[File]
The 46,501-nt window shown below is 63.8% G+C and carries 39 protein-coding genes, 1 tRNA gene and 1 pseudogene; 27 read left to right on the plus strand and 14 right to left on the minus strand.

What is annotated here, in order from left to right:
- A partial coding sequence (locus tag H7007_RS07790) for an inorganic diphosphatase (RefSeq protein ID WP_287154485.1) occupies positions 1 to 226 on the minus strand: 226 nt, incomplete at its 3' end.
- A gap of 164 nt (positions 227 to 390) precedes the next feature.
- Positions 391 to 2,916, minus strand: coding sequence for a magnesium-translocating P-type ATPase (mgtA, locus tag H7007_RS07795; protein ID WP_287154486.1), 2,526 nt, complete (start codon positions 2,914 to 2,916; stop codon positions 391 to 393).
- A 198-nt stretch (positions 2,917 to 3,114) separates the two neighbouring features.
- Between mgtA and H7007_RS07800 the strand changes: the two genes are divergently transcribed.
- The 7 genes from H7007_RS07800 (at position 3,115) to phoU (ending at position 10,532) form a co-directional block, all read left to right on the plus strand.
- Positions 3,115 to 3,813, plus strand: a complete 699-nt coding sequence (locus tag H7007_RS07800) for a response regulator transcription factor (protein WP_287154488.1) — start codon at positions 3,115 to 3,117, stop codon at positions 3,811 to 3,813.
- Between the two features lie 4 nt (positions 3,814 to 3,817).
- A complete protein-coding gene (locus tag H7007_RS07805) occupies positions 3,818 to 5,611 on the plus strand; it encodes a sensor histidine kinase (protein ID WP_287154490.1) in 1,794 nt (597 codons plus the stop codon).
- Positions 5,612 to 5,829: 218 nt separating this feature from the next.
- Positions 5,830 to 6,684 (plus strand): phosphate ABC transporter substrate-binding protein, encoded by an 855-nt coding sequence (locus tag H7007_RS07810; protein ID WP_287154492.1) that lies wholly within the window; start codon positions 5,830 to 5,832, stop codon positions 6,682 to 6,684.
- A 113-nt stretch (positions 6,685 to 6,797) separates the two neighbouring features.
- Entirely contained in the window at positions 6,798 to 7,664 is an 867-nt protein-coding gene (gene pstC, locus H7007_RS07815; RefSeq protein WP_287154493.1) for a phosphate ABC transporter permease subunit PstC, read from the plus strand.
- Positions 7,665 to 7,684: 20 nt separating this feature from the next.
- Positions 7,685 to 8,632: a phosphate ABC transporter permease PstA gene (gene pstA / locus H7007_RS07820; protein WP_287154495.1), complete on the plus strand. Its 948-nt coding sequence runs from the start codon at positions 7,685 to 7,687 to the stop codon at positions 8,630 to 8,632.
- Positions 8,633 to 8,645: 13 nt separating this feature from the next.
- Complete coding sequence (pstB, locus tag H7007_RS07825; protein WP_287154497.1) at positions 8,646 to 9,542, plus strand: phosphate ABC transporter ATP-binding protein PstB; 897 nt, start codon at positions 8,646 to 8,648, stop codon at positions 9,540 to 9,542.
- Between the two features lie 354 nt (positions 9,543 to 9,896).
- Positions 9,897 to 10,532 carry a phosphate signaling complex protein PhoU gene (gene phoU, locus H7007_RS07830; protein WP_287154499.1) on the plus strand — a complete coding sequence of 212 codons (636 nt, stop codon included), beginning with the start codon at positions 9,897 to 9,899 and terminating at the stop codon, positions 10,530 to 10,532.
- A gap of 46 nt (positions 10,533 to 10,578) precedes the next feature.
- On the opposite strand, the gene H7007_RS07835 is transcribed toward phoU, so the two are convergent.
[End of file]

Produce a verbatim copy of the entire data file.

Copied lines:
The 46,501-nt window shown below is 63.8% G+C and carries 39 protein-coding genes, 1 tRNA gene and 1 pseudogene; 27 read left to right on the plus strand and 14 right to left on the minus strand.

What is annotated here, in order from left to right:
- A partial coding sequence (locus tag H7007_RS07790) for an inorganic diphosphatase (RefSeq protein ID WP_287154485.1) occupies positions 1 to 226 on the minus strand: 226 nt, incomplete at its 3' end.
- A gap of 164 nt (positions 227 to 390) precedes the next feature.
- Positions 391 to 2,916, minus strand: coding sequence for a magnesium-translocating P-type ATPase (mgtA, locus tag H7007_RS07795; protein ID WP_287154486.1), 2,526 nt, complete (start codon positions 2,914 to 2,916; stop codon positions 391 to 393).
- A 198-nt stretch (positions 2,917 to 3,114) separates the two neighbouring features.
- Between mgtA and H7007_RS07800 the strand changes: the two genes are divergently transcribed.
- The 7 genes from H7007_RS07800 (at position 3,115) to phoU (ending at position 10,532) form a co-directional block, all read left to right on the plus strand.
- Positions 3,115 to 3,813, plus strand: a complete 699-nt coding sequence (locus tag H7007_RS07800) for a response regulator transcription factor (protein WP_287154488.1) — start codon at positions 3,115 to 3,117, stop codon at positions 3,811 to 3,813.
- Between the two features lie 4 nt (positions 3,814 to 3,817).
- A complete protein-coding gene (locus tag H7007_RS07805) occupies positions 3,818 to 5,611 on the plus strand; it encodes a sensor histidine kinase (protein ID WP_287154490.1) in 1,794 nt (597 codons plus the stop codon).
- Positions 5,612 to 5,829: 218 nt separating this feature from the next.
- Positions 5,830 to 6,684 (plus strand): phosphate ABC transporter substrate-binding protein, encoded by an 855-nt coding sequence (locus tag H7007_RS07810; protein ID WP_287154492.1) that lies wholly within the window; start codon positions 5,830 to 5,832, stop codon positions 6,682 to 6,684.
- A 113-nt stretch (positions 6,685 to 6,797) separates the two neighbouring features.
- Entirely contained in the window at positions 6,798 to 7,664 is an 867-nt protein-coding gene (gene pstC, locus H7007_RS07815; RefSeq protein WP_287154493.1) for a phosphate ABC transporter permease subunit PstC, read from the plus strand.
- Positions 7,665 to 7,684: 20 nt separating this feature from the next.
- Positions 7,685 to 8,632: a phosphate ABC transporter permease PstA gene (gene pstA / locus H7007_RS07820; protein WP_287154495.1), complete on the plus strand. Its 948-nt coding sequence runs from the start codon at positions 7,685 to 7,687 to the stop codon at positions 8,630 to 8,632.
- Positions 8,633 to 8,645: 13 nt separating this feature from the next.
- Complete coding sequence (pstB, locus tag H7007_RS07825; protein WP_287154497.1) at positions 8,646 to 9,542, plus strand: phosphate ABC transporter ATP-binding protein PstB; 897 nt, start codon at positions 8,646 to 8,648, stop codon at positions 9,540 to 9,542.
- Between the two features lie 354 nt (positions 9,543 to 9,896).
- Positions 9,897 to 10,532 carry a phosphate signaling complex protein PhoU gene (gene phoU, locus H7007_RS07830; protein WP_287154499.1) on the plus strand — a complete coding sequence of 212 codons (636 nt, stop codon included), beginning with the start codon at positions 9,897 to 9,899 and terminating at the stop codon, positions 10,530 to 10,532.
- A gap of 46 nt (positions 10,533 to 10,578) precedes the next feature.
- On the opposite strand, the gene H7007_RS07835 is transcribed toward phoU, so the two are convergent.